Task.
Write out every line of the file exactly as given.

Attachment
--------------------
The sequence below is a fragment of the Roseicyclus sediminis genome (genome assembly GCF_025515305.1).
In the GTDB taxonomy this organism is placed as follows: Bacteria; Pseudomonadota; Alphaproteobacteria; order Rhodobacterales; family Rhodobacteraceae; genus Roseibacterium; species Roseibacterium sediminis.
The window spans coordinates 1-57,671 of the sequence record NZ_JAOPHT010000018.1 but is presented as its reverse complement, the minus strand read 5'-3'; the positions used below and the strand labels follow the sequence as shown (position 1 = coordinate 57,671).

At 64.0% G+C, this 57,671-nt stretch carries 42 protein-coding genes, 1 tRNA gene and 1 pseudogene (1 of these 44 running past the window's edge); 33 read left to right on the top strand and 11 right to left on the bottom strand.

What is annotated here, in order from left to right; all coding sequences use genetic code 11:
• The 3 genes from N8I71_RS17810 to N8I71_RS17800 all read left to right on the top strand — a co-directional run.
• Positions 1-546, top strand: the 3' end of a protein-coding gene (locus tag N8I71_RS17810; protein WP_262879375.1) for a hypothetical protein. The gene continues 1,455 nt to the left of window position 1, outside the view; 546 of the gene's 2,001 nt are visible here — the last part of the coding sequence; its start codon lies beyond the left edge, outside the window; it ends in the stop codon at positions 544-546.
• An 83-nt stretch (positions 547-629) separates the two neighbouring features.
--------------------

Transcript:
The sequence below is a fragment of the Roseicyclus sediminis genome (genome assembly GCF_025515305.1).
In the GTDB taxonomy this organism is placed as follows: Bacteria; Pseudomonadota; Alphaproteobacteria; order Rhodobacterales; family Rhodobacteraceae; genus Roseibacterium; species Roseibacterium sediminis.
The window spans coordinates 1-57,671 of the sequence record NZ_JAOPHT010000018.1 but is presented as its reverse complement, the minus strand read 5'-3'; the positions used below and the strand labels follow the sequence as shown (position 1 = coordinate 57,671).

At 64.0% G+C, this 57,671-nt stretch carries 42 protein-coding genes, 1 tRNA gene and 1 pseudogene (1 of these 44 running past the window's edge); 33 read left to right on the top strand and 11 right to left on the bottom strand.

What is annotated here, in order from left to right; all coding sequences use genetic code 11:
• The 3 genes from N8I71_RS17810 to N8I71_RS17800 all read left to right on the top strand — a co-directional run.
• Positions 1-546, top strand: the 3' end of a protein-coding gene (locus tag N8I71_RS17810; protein WP_262879375.1) for a hypothetical protein. The gene continues 1,455 nt to the left of window position 1, outside the view; 546 of the gene's 2,001 nt are visible here — the last part of the coding sequence; its start codon lies beyond the left edge, outside the window; it ends in the stop codon at positions 544-546.
• An 83-nt stretch (positions 547-629) separates the two neighbouring features.